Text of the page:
Proteas

Steyn: Thoroughbred's loss exposes SA underbelly

2019-08-06 12:58
Dale Steyn (Gallo)
Dale Steyn (Gallo)

Cape Town - The once-renowned quality and breadth of South Africa’s pace resources in Test cricket just took another shuddering blow.

Monday’s revelation that Dale Steyn has pulled the plug on the five-day game after a dazzling, 93-cap career stretching back to December 2004, simply accelerates a trend of the Proteas nowadays shedding fast bowlers from their arsenal at a superior rate than they are producing ones of proven calibre in the arena.

A personal preference - almost certainly widely shared? - would have been for the pedigreed Phalaborwa Express to soldier on in the format he admitted himself, in his official stepdown statement, is “the best version of this game”.

Instead the 36-year-old softens the blow to his legion of admirers by stressing that the decision enhances his longevity, enabling him to continue serving South Africa’s dual white-ball cause for as long as his deep-rooted passion (and naturally fitness) for cricket endures.

That he is all-time Test great at his trade is quite beyond doubt, both statistically (in categories almost too numerous to list) and in blissful memories of that dreamily smooth action and his ability to generate prodigious out-swing to the right-hander, often off the proverbial penny, at extraordinarily brisk speed.

A natural charisma, sometimes vivid body language when at his most lethal and motivated, and all-round “man of the people” reputation only add to the appeal surrounding him.

It is also desperately hard, and would be uncalled for, to question Steyn’s decision to switch focus exclusively to the limited-overs landscape.

No doubt at least partly influenced by medical matters related to the right shoulder that has significantly curtailed his broadest activity for the last two or three years, he clearly realises that shorter bursts will better prolong his presence.

Prioritising Tests henceforth, instead, would have landed him in an unwanted predicament, too: South Africa play a skimpy four home matches in the format in 2019/20, and also fewer Tests than any of major rivals India, Australia or England in the first two-year cycle of the new ICC World Test Championship.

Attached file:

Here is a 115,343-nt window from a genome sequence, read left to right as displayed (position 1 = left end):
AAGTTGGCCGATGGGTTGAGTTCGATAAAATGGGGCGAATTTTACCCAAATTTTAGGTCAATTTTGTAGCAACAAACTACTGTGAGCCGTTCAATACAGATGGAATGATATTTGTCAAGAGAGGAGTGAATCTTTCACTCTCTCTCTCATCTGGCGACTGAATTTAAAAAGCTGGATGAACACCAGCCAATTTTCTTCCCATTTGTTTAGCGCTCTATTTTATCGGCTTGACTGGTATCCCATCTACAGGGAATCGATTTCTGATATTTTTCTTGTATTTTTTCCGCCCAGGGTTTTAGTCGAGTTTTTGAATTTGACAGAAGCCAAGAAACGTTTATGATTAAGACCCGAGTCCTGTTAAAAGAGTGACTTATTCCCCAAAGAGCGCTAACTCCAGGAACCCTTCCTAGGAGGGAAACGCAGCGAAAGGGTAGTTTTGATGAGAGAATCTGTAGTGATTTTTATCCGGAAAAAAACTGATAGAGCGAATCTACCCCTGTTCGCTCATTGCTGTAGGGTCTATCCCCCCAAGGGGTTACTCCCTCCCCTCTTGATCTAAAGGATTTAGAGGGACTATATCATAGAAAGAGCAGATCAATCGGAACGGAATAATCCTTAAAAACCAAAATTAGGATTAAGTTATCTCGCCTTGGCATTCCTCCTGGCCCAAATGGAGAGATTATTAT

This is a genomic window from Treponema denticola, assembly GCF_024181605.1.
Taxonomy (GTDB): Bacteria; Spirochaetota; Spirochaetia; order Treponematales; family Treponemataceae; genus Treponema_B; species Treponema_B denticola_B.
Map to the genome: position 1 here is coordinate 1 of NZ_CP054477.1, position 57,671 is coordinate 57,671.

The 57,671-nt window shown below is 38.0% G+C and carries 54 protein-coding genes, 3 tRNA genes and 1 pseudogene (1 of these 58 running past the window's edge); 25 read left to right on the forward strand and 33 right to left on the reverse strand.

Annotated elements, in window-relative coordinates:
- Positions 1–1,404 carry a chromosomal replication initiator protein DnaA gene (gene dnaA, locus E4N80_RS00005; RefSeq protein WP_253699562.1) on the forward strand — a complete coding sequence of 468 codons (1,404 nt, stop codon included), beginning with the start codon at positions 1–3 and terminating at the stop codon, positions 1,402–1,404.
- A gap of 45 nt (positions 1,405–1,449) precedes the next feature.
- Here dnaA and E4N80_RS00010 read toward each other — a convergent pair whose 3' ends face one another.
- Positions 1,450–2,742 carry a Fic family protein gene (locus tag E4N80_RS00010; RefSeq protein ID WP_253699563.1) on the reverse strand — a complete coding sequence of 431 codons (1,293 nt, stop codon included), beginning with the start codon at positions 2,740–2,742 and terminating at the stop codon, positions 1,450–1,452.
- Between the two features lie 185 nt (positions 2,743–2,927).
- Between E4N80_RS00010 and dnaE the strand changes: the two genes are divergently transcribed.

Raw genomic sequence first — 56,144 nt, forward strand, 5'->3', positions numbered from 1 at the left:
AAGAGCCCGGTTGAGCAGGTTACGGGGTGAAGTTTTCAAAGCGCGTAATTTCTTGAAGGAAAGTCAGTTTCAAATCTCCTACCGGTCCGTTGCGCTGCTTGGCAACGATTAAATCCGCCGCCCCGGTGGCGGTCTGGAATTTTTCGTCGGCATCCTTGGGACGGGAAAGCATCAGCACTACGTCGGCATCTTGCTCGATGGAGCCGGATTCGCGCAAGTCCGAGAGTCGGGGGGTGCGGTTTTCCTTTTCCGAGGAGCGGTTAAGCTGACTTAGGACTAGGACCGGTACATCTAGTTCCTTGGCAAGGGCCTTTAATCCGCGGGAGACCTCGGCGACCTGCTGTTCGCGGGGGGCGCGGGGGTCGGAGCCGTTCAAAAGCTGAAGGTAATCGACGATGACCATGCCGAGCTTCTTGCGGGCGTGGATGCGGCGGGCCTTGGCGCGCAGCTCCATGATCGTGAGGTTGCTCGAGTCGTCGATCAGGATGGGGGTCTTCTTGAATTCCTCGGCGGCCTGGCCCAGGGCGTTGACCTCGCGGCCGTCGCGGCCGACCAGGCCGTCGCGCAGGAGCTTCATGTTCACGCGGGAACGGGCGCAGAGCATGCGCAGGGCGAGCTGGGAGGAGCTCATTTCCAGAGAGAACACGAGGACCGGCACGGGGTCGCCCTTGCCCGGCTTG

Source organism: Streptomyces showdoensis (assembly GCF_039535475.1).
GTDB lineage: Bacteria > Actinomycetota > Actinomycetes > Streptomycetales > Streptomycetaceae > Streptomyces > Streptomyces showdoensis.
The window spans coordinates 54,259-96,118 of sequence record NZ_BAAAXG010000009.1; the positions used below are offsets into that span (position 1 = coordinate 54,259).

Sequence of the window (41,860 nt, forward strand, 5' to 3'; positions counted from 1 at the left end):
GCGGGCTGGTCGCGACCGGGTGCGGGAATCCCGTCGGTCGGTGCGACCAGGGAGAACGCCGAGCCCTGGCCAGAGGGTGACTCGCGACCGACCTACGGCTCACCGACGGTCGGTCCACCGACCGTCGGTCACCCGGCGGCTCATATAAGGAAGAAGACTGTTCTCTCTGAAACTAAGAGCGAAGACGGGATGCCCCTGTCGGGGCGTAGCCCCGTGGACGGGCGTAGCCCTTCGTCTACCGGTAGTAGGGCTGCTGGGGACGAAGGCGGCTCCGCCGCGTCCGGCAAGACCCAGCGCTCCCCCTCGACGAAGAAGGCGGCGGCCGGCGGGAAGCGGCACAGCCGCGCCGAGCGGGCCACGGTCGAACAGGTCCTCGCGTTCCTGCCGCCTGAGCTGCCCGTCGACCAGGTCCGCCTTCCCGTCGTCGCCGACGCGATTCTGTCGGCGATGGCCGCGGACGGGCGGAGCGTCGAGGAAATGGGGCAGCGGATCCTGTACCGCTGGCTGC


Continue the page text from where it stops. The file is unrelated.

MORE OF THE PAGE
That’s not necessarily enough for an ageing customer to keep the juices flowing sufficiently in one specialist arena, especially as the sands inevitably continue to trickle on him calendar-wise.

He thoroughly deserves, also, to exploit any further lucrative, late-career opportunities on the worldwide T20 league treadmill while he still can, after a decade and a half of overwhelming loyalty to the Proteas much more specifically.

It is not as though Steyn is reputationally motivated by money: he is renowned for his adherence to that increasingly challenged notion of the best things in life being free, as he relishes little more than a dog-accompanied walk on a mountainside, the feeling of salt water on his face or to get involved in conservational and anti-animal cruelty-related causes.

More immediately in the wake of Steyn’s Test retirement, the Proteas brains trust – albeit currently with conspicuous vacancy signs for virtually the entire panel – have to mull over now the permanent surrender of the country’s all-time leading wicket-taker (439, at sublime average 22.95 and strike rate 42) from their onward plans for the format.